According to a study by the Government Accountability Office (GAO), most military service members discharged for misconduct are diagnosed with some sort of mental health disorder at some point during their career.
In four years, the GAO recognized that 3 out of 5 discharged service members had post-traumatic stress disorder (PTSD), alcoholism, traumatic brain injury (TBI), or some other mental health issue at least two years before they were signed off the military.
Many of those separated from the force due to misconduct were not discharged honorably, making them ineligible for benefits entitled to veterans.
Soldiers discharged for violent conduct
The Department of Defense has recognized PTSD and TBI as the “signature wounds” of the conflicts in Afghanistan and Iraq. These and plenty of other conditions can pass unnoticed in the military and society. They can easily affect how soldiers feel, how they behave, and what they think, often leading to rebellious conducts, and subsequently to the misconduct discharge of the officer.
Misconduct discharge can be caused by drug use, criminal behavior, absence without leave, and insubordination.
Congress has passed laws requiring the military to take into account mental health diagnoses before discharging servicemembers due to misconduct, although these regulations do not seem to make an effect.
To perform the study, the GAO analyzed Department of Defense (DOD) data and reviewed current policies pertaining the handling of personnel concerning their mental health. They interviewed officers in the Army, Marine Corps, Air Force, and the Navy.
The GAO determined that 62 percent of the 91,764 members of the military discharged for misconduct between 2011 and 2015 had been diagnosed with PTSD, TBI, or other conditions that represent mental health disorders. 23 percent of them received an “other than honorable” characterization of their years of service, which attempts against their entitlements as veterans.
Apparently, how the military handles PTSD, and other mental health conditions is not consistent with how officers are discharged from duty. For example, the Navy does not call for a mental health examination before removing a member of the armed forces due to misconduct. The GAO suggests that it is likely that the Army and Marine Corps do not address PTSD and TBI correctly, as some of the supervising officers have not received training to spot the symptoms of a person suffering from the disorders mentioned above.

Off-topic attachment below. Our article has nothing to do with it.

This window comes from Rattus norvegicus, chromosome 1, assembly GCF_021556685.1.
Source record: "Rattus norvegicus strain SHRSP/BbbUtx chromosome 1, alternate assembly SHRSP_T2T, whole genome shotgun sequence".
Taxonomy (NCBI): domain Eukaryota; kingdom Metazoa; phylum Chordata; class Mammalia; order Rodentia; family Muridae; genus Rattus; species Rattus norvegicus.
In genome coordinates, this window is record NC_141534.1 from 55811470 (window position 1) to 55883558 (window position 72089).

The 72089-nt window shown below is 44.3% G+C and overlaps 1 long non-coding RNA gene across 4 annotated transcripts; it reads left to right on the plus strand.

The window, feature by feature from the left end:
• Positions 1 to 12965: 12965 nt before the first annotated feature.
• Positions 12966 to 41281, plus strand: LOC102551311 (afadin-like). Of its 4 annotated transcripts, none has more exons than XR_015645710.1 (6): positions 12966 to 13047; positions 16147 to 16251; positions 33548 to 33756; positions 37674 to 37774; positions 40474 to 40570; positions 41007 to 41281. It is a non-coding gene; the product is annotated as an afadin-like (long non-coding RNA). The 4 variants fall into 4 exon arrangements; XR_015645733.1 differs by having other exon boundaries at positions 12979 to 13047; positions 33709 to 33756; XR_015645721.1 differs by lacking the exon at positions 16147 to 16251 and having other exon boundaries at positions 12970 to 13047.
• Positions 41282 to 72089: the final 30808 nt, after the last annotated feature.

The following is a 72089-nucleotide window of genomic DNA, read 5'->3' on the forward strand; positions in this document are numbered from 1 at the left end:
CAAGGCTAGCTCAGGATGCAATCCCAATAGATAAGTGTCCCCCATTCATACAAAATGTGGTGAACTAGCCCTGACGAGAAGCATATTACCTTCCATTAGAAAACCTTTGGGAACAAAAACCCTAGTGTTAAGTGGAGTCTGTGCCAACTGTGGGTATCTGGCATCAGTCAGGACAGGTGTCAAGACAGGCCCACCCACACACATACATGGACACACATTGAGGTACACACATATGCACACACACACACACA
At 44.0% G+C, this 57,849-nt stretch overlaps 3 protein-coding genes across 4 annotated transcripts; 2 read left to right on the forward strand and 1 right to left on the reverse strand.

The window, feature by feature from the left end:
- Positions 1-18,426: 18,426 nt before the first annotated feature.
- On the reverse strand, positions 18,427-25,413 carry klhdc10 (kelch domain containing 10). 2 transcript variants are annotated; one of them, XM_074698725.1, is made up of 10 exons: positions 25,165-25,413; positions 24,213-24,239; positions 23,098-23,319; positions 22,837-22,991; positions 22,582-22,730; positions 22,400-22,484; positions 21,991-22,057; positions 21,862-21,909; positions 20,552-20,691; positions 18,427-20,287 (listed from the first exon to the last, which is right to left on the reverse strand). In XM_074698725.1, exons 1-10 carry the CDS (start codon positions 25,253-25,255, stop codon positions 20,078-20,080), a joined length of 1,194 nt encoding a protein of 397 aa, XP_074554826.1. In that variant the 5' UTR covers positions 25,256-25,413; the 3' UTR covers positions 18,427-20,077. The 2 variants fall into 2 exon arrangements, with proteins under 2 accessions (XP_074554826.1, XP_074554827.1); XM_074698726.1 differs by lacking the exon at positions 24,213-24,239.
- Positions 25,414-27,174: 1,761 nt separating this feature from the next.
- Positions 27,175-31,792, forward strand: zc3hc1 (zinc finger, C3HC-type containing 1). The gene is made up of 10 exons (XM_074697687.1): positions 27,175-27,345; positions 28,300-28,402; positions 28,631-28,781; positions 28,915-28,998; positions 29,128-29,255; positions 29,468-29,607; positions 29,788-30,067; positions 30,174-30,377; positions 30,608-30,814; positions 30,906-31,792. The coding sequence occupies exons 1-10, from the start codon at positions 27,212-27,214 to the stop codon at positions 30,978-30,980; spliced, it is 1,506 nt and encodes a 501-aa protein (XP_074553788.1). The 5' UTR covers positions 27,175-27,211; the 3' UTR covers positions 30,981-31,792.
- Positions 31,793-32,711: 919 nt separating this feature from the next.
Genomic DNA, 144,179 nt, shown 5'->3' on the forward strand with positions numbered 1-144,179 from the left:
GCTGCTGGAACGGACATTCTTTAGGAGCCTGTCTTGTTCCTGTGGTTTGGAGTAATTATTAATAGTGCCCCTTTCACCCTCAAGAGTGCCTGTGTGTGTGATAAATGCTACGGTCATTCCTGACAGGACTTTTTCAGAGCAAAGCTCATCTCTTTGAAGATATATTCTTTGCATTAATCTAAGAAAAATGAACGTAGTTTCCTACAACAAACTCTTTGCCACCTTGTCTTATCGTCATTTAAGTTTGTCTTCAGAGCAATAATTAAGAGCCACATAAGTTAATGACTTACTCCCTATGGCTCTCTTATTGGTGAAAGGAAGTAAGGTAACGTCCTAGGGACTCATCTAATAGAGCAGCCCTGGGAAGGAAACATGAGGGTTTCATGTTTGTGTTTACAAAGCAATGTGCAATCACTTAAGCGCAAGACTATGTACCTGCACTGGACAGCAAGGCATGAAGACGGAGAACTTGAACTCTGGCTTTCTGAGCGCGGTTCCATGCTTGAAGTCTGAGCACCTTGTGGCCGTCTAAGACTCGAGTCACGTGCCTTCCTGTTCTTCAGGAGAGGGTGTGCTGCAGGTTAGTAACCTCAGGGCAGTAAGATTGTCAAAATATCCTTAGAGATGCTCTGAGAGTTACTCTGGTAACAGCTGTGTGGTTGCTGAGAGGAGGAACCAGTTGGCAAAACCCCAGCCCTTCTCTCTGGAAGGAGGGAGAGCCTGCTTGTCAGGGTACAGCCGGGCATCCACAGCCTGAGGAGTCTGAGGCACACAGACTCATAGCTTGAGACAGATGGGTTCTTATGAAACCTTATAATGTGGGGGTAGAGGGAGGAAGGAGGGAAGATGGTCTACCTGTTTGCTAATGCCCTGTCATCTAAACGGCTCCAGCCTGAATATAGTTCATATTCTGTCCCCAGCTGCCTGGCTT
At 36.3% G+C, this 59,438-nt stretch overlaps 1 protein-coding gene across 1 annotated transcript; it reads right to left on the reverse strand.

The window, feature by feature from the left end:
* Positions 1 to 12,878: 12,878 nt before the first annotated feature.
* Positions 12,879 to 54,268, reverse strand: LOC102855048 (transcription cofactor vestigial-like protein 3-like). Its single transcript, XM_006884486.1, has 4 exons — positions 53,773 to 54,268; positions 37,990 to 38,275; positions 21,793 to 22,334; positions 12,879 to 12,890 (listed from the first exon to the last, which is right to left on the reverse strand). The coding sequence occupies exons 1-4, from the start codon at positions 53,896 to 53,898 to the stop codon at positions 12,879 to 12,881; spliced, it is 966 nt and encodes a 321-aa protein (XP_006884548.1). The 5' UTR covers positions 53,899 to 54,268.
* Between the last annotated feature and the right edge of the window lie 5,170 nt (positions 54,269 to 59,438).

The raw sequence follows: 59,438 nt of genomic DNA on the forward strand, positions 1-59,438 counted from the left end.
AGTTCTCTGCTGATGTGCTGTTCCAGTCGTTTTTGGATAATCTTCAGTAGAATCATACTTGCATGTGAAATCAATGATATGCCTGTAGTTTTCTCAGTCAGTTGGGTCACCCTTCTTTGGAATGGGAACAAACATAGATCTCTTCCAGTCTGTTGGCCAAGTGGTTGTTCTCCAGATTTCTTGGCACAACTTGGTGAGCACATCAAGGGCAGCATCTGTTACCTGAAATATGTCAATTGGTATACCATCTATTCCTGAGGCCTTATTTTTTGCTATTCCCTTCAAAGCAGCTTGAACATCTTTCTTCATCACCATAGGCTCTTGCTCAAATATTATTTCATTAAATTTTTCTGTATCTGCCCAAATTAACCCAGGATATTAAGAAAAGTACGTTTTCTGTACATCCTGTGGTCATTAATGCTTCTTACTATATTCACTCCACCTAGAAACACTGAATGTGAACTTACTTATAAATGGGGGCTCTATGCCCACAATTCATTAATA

Army and Marine Corps counseling policies require servicemembers to be counseled about their veteran benefits before appealing the decision to discharge them. In 1 out of 4 cases of discharge, the discharged official was not advised in the process.
Furthermore, military services are not actively monitoring whether they are following current guidelines for handling officers that suffer from mental health disorders.
“Without monitoring adherence to these policies, the military services cannot provide assurance that servicemembers with PTSD and TBI are receiving adequate consideration of their conditions as well as the services DOD has established for them,” the report reads.
Traumatized in combat, discharged for disobedience
Combat-related PTSD is a serious mental condition that takes over a soldier’s brain, even years after the traumatic experience has occurred. The soldier is faced with intense feelings of danger, adrenaline, and fear, taking a toll on its daily life.
The hippocampus of soldiers with PTSD is altered immensely, as it is the part of the brain in charge of handling emotions and short-term memory, while experiences and resolution of conflicts lie in the prefrontal cortex, which is also deeply affected by PTSD. Whenever the brain experiences a traumatic flashback, these two structures activate and take over the whole cognitive process, putting the soldier in a “fight or flight” mode. The body then excretes hormones which should not be released into the bloodstream unless the person was in a situation that’s actually considered dangerous.
Higher levels of aggression towards society are normal in soldiers with PTSD, even if the traumatic event has occurred years prior. Spouses of veterans are often shocked by sudden bursts of aggression whenever the patient is, for example, woken up without warning, as the soldier would react to the event as if it were responding to a deadly threat. PTSD veterans often react aggressively towards even the most insignificant things, which goes to show that insubordination, disobedience, and criminal behavior could very well be offsprings of the mental condition.
But PTSD not only affects violent behavior but also places a significant psychological burden on the patient. PTSD veterans tend to be diagnosed with feelings of guilt, paired with depressive and suicidal thoughts. This is frequently called “survivor’s guilt,” as the soldier feels guilty for having survived an enemy attack when his or her battalion did not, or when an acquaintance suffered a crippling loss while the patient remained unharmed.
Survivor’s guilt, among other types of the psychological burden caused by PTSD, can lead to suicidal thoughts. An estimate of 18 veterans committed suicide each day in 2010, showing that mental illness has far more implications than merely the non-honourable discharge of a soldier.